The upshot: There was not enough money involved to warrant paying an attorney but there was too much work in prospect on the part of the attorney to justify giving a "freebie" to a stranger who had tens of thousands of dollars available to improve the house but no budget at all for legal work.

Friday, September 26, 2014

Probate II: A Tool to Avoid Probate Becomes Even More User Friendly

by David McCarthy

One of the many probate-avoidance devices available in Illinois has just been amended to make it easier for homeowners to transfer ownership of the home without going through probate.

 The Illinois Residential Real Property Transfer on Death Instrument Act (755 ILCS 27/1 et seq.) permits residential real estate to be conveyed outside probate by the use of a document that blends the features of a deed and the features of a will and is known as a transfer-on-death-instrument ("TODI").

The amendment, which became effective on August 1, 2014, made a transfer simpler and easier in at least two ways. It eliminated an inference that the beneficiary must accept the transfer during the owner's life time in order for the transfer to take effect. It also altered the nature of the so-called notice of death affidavit. The recording of that document is now required in order for the beneficiary to confirm his or her title to the property where before it was required to perfect title. Failure to record the document is still risky and could be fatal. If it is not recorded within 30 days of the death of the owner, the personal representative of the estate of the owner may take possession of the property, assert control over it, and gain rights to reimbursement and to lien the property; and if the document is not recorded within two years of the death of the owner, the TODI will become void and ineffective.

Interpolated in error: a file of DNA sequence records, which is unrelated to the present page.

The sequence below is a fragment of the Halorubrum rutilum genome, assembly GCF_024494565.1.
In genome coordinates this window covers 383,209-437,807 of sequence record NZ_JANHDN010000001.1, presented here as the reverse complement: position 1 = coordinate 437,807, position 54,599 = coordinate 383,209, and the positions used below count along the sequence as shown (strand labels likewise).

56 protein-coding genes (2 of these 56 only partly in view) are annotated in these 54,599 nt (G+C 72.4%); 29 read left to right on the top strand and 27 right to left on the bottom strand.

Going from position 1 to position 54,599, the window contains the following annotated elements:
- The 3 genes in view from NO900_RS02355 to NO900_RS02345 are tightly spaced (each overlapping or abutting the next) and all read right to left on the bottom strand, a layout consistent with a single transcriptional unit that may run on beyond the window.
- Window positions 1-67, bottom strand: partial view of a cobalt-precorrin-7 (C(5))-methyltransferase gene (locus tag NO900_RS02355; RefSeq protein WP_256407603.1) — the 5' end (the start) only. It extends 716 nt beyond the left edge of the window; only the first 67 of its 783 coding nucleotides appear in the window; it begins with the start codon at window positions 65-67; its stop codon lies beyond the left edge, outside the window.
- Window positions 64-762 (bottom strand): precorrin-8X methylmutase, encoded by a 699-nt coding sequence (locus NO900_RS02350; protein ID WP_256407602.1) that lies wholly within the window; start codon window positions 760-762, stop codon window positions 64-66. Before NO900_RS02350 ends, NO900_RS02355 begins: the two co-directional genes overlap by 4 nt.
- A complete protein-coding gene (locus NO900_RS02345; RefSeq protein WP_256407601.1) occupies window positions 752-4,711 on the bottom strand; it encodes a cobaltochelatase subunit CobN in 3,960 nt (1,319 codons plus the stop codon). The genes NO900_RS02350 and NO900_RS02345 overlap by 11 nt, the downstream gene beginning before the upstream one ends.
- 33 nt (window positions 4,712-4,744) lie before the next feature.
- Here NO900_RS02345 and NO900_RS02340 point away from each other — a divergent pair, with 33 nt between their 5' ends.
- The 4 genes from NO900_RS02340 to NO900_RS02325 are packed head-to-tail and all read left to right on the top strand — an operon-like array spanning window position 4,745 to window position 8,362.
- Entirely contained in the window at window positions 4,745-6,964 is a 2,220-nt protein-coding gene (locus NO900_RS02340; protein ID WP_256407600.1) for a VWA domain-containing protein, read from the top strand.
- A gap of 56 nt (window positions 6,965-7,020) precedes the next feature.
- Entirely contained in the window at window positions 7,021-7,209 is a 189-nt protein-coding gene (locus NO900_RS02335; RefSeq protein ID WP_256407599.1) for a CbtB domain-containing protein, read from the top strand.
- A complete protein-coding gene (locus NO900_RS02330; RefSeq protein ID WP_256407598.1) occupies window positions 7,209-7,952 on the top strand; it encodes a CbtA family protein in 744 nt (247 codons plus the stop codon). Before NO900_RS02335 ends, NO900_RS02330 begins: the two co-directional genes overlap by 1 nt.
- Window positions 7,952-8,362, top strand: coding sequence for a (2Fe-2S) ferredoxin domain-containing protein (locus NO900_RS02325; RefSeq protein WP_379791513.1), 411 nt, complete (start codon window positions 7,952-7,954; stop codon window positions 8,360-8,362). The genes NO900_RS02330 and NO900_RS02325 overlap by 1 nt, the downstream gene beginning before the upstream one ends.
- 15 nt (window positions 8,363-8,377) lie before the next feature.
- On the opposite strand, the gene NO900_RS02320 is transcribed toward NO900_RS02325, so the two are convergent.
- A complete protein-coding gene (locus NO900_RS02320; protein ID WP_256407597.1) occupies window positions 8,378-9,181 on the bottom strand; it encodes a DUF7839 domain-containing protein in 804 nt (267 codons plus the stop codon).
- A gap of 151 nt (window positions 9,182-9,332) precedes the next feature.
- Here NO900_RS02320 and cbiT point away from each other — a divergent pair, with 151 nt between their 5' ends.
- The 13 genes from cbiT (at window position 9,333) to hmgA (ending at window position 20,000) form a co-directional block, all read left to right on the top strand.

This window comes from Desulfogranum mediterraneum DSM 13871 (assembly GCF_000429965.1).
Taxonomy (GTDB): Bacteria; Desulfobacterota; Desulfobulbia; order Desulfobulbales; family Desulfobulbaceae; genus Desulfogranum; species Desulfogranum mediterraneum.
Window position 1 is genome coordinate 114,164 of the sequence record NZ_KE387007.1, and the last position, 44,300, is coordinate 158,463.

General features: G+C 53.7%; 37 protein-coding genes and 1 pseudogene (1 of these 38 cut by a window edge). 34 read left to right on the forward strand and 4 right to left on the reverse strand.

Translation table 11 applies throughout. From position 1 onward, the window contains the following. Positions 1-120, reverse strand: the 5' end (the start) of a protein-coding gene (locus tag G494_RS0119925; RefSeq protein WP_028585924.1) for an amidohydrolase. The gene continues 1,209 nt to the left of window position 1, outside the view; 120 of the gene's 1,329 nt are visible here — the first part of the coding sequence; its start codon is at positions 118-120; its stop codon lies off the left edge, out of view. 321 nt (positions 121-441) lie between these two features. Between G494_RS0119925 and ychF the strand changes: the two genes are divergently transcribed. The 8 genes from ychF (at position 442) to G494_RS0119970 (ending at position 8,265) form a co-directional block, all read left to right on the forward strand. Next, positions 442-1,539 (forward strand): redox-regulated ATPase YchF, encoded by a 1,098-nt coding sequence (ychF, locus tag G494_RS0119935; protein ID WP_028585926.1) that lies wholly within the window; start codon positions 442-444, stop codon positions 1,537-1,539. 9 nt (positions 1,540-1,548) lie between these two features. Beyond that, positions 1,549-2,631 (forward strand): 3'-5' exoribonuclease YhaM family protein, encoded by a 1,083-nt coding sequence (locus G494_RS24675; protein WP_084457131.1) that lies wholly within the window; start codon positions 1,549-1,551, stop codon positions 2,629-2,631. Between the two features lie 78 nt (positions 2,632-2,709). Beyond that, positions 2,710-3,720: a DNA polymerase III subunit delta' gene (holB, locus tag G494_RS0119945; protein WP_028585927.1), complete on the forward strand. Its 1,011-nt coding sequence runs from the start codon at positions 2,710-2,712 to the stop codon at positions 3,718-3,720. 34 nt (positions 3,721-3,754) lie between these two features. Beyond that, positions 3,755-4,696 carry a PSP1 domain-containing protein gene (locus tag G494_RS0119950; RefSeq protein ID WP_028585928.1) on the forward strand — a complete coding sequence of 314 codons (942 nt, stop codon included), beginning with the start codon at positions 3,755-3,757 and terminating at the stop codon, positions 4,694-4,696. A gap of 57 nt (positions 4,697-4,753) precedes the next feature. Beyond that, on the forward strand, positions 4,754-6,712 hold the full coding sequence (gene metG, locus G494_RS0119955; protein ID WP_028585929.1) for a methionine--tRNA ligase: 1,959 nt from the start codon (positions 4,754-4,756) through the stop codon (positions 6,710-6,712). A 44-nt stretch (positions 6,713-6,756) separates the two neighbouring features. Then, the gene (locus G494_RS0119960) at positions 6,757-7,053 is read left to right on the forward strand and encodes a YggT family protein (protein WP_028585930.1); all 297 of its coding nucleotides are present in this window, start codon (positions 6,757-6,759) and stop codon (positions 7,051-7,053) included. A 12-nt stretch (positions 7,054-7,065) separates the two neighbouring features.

The amendment also imparted some protection to the so-called BFP -- bona fide purchaser for value: Persons, groups, and organizations who acquire an ownership or mortgage interest in the property for value and without notice before the recording of a lis pendens for an action to set aside or challenge a TODI, take free of the contest.

The amendment also removed the authority of agents acting under a durable power of attorney from creating or revoking a TODI.

The TODI is a handy item in the probate-avoidance tool box, alongside living trusts, the use of joint tenancies, and the small-estate affidavit. Picture this: A married couple raised their family in a house they owned as tenants by the entireties. One of them dies. That would terminate the tenancy, and the house would become part of the probate estate of the survivor unless it is put in a trust or sold. The survivor wants to stay in the house and does not have a trust. And but for the house, the probate estate would be modest enough to qualify for treatment under the small estate affidavit provisions of the Probate Act. That is not a far-fetched hypothetical. And the TODI is an almost perfect solution to the problem.